Hold onto your assets: some handbags are now more valuable than gold

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Alexandra Jones
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Stocks, shares... handbags? That’s right, handbags can now be more valuable than gold. Stylist gets investment advice from the women making money in the most fashionable way

Illustration: Natalia Sanabria

“To be profitable, you need to research your bags”

Investor: Fanny Moizant, 40, co-founder of Vestiaire Collective

Number of investment bags: 25

Estimated value of collection: £45,000

Most expensive bag: Hermès Kelly, £9,000

“I have a one-in-one-out system with handbags – I currently have my eye on a vintage, dark green Hermès Kelly. Because of its unusual colour, it was difficult to track down, but I found one on Vestiaire so I’ll now sell on a black version I currently own. I always trade up and have never made a loss. I’d like my collection to appreciate in value, so when I pass it on to my kids they can make some money from it.

“If you met me you might not guess I have a collection of amazing bags. I love the craftsmanship, but I’m a low-key dresser and I carry an old canvas tote. Though I might take one out for a special occasion, I couldn’t throw my packed lunch into a Kelly. The first rule of investment, after all, is to look after your pieces.

“If you want to buy low and sell high, my advice would be to get the bag of the season, keep it a few weeks, then re-sell while demand is still high. Obviously you need a little capital to start with and you have to know which products will be the most in-demand. Research the styles designers are about to release, look at the celebrities who already have that bag and study the hype it’s getting online and in magazines. Hot products sell out straight away – if you’re an early purchaser, you can re-sell these, often for a profit, to desperate buyers keen to own them as soon as possible.

“Personally, I prefer to buy classic, vintage pieces [over 20 years old] and hold on to them. I check sites such as and and avoid anything ‘on trend’ as it dates quickly. Stella McCartney, Gucci and Chloé do fantastic bags, but they’re seasonal and aren’t worth as much after a few years. Chanel and Hermès have styles that have been popular since the Fifties. My best ever return was £1,000 profit on an Hermès Kelly.”

Investment tip: “Look at what’s happening on catwalks before deciding whether to sell or buy a piece: what’s fashionable on the runway will dictate what sells well on the vintage market.”

“Spotting the quality of a bag is all about the details”

Investor: Meg Randell, 27, designer bags and fashion specialist at Chiswick Auctions

Number of investment bags: 7

Estimated value of collection: £7,000

Most expensive bag: Chanel 2.55, £1,800 (retail value £4,000)

“I made my first investment purchase earlier this year when I bought a Nineties Chanel 2.55 at auction. I’ve always thought the style was very chic, but I also knew it represented a good investment: at the very least it’ll retain its value, though I hope it will appreciate over the years. I’ve never used it. I keep it in its dust bag out of sunlight and ensure the chain doesn’t touch the leather – it’s heavy and could leave a mark I do take it out to look at it on occasion and might consider using it one day, but really I bought it as an investment. Hopefully I can add another Chanel to my collection.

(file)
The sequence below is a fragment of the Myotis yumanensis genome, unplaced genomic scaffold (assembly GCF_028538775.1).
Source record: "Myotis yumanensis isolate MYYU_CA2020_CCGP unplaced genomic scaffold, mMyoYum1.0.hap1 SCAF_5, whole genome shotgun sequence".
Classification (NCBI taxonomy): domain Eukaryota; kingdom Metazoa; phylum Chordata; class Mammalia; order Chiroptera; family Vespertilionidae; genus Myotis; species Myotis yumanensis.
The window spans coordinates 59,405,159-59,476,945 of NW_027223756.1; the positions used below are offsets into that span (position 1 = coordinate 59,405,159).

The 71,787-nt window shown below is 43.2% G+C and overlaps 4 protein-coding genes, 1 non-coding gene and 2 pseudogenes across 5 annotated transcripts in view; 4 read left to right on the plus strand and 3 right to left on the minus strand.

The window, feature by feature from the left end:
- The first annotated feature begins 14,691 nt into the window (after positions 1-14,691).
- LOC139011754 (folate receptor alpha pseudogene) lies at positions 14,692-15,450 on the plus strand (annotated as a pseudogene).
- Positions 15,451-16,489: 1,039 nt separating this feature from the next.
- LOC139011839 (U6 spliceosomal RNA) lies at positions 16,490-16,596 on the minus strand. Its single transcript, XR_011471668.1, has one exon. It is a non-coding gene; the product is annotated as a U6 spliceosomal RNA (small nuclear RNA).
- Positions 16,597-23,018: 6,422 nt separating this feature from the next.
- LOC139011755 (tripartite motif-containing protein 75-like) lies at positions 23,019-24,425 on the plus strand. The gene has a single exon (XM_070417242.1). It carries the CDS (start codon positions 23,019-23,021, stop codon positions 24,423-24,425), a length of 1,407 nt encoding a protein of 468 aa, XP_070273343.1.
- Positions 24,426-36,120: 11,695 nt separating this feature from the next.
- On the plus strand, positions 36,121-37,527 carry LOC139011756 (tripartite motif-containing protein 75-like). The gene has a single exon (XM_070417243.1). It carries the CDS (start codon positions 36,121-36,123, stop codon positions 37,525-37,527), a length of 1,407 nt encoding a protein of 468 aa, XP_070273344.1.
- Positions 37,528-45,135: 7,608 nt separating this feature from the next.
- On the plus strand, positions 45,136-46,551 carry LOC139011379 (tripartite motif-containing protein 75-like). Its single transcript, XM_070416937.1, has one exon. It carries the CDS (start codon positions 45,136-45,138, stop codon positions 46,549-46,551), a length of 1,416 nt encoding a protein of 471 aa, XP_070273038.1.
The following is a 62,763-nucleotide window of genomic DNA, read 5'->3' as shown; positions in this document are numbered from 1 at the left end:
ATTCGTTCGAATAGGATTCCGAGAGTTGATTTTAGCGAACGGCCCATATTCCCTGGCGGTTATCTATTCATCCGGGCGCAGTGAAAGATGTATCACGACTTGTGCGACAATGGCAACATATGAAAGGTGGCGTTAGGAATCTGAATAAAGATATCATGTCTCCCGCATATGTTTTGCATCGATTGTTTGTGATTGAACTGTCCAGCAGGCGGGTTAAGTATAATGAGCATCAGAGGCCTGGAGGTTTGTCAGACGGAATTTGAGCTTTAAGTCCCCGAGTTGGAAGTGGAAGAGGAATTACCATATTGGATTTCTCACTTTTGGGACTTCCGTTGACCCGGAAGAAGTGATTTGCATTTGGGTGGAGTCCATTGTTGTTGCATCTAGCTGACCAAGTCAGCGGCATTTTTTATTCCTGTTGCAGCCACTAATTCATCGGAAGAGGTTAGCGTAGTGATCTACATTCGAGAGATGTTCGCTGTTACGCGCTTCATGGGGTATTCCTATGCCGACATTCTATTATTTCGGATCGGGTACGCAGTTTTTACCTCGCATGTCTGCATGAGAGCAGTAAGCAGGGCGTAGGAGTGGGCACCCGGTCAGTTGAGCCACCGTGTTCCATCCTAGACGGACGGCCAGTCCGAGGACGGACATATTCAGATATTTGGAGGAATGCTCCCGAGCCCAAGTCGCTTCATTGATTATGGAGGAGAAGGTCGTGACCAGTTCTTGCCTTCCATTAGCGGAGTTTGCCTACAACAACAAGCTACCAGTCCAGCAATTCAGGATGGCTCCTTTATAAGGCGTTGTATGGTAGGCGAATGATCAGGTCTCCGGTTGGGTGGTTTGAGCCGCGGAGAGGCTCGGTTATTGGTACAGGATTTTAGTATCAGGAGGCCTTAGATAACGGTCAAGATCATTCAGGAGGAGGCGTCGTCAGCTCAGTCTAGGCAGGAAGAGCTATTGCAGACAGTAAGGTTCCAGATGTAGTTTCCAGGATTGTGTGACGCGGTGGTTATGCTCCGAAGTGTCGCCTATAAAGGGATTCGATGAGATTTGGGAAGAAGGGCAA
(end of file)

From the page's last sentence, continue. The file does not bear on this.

“My first ever designer purchase was a Nineties cream Céline handbag when I was 18. I spent my teens trawling charity shops in search of interesting pieces, although that didn’t necessarily mean designer – I grew up in the Gloucestershire countryside, so Chanel was pretty rare. I saw this cream bag on sale for £40 and despite having never heard of Céline, I knew it was special. The quality of the leather, zips and stitching was obvious. “After completing an art history degree at Birmingham University, I got a job in a small local auction house. Though I was trained to be a ceramics valuer, I had a good eye for vintage fashion, so began curating those auctions in my spare time. I moved to my current auction house last year and decided to concentrate solely on designer fashion. As with the Céline bag, spotting a genuine designer piece is all about details – you might find similar on the high street, but the corners will crumple because the materials aren’t as high quality.

“In the past year, I’ve arranged eight designer bag sales with over 400 lots each. It means I can keep an eye on how much they’re going for, so if I do decide to sell one day, I can choose the right moment. Thousands of bags come past my desk, generally from private sellers. Try to see a bag in the flesh if you hope to buy one – most auction houses will allow this. I’ve got excited about bags in the past only to find they smell strongly of cigarettes, which hugely impacts resale value. Put yourself in the shoes of a buyer: they want something perfect, or as close as possible.”

Investment tip: “Chanel or Hermès are the brands to look out for as they retain their value better than any others. Classic styles – like the Birkin – will remain covetable even when tastes change.”

“I use Margaret Thatcher’s boxy bag”